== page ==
Deoxidation of steel, also known as killing of steel, occurs toward the end of the steelmaking process, but before desulphurization. After primary steelmaking, for example in a basic oxygen furnace (BOF) or electric arc furnace (EAF), the liquid steel contains a large amount of dissolved oxygen [O] (400 to over 1000 ppm, see the example on kinetic simulation of BOF process). This oxygen must be removed from the liquid steel for several reasons, including:
Continuous casting of un-killed steel is not possible and will result in “boiling” of the steel in the mould and massive porosity, as shown in the figure.
Blowholes formed during casting of a steel billet with insufficient deoxidation.
The two most widely applied methods of deoxidizing or killing the steel are adding Al (Al-killed steel) to the steel and adding Si (Si-killed steel) to the steel. These elements readily react with oxygen to form oxides that precipitate within the liquid steel. This does not reduce the total amount of oxygen in the liquid steel; it simply transforms the dissolved oxygen into an oxide precipitate. This oxide precipitate then needs to be removed from the steel by flotation during secondary metallurgy in the ladle furnace (LF).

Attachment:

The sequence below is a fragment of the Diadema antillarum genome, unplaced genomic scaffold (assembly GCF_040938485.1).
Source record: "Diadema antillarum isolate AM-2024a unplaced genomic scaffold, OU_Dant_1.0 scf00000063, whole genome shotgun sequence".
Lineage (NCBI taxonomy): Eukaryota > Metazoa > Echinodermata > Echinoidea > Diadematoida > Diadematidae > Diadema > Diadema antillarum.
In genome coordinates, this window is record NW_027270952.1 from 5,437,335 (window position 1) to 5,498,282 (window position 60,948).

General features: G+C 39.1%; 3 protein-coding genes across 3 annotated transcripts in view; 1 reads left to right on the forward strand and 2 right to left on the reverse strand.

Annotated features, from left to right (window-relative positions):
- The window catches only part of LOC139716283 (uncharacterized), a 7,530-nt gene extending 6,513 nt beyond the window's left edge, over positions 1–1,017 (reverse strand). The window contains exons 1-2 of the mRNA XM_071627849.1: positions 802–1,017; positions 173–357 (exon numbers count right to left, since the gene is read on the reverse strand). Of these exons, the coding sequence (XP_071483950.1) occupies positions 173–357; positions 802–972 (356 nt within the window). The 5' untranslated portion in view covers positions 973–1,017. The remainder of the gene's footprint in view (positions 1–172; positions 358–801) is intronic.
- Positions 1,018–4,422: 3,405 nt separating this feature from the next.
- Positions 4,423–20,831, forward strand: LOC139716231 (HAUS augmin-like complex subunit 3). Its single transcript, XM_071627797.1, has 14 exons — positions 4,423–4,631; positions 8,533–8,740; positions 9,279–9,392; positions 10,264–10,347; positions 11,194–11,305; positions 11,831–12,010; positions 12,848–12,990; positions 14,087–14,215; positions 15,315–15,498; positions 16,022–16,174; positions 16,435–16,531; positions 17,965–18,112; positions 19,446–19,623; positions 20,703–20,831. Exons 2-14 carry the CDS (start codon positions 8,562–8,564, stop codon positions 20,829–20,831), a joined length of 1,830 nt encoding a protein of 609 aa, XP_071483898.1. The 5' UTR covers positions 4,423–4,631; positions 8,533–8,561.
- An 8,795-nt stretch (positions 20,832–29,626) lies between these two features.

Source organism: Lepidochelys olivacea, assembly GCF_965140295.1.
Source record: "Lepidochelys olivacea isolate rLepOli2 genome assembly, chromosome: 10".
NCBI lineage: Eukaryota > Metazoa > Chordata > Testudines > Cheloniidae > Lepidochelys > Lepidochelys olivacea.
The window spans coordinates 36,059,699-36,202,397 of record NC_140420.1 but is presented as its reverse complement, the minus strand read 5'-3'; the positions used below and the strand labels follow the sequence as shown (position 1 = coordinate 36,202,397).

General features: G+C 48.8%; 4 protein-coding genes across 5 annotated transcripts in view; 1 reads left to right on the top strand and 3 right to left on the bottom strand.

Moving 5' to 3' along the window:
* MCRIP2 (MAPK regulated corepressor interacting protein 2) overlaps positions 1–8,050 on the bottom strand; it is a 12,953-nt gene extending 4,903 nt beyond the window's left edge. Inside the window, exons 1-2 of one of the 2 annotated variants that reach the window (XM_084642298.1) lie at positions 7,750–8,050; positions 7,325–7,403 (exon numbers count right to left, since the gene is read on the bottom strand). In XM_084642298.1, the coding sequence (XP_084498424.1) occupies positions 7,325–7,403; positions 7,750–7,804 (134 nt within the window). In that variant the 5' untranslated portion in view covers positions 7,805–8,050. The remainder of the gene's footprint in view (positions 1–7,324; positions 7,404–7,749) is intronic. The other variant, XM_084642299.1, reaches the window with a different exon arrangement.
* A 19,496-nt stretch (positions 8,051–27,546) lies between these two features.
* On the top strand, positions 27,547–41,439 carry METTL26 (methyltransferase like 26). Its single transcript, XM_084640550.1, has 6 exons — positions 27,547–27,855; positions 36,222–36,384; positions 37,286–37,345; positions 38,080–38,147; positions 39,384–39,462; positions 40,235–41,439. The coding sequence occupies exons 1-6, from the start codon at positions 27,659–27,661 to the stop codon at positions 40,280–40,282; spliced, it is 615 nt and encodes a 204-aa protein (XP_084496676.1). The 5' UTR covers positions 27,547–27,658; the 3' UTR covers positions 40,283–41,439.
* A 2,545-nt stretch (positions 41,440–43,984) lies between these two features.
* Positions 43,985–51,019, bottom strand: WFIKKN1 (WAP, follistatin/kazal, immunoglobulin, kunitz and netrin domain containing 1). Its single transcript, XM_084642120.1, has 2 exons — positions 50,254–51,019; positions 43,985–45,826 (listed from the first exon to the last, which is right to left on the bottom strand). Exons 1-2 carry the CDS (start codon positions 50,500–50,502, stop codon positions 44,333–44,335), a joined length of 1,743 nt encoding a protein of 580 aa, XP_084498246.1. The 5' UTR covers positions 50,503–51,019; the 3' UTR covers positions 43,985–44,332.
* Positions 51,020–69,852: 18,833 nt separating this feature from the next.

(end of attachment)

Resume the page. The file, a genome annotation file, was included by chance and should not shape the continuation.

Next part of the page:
About this Example
In this example we look at how the Process Metallurgy Module can be used to investigate these two widely applied methods of deoxidizing or killing the steel: adding Al (Al-killed steel) or adding Si (Si-killed steel). This, however, can result in the formation of damaging inclusions that cause problems during further processing, so we go on to look at two simple and very common processes that are used to transform the solid SiO2 and Al2O3 inclusions into liquid oxides so that they are less damaging.
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This example includes a PDF with in-depth explanations of all the calculations and interpretation of the results. It also includes a calculation file that can be downloaded and run in Thermo-Calc if you have a license for the relevant software and databases.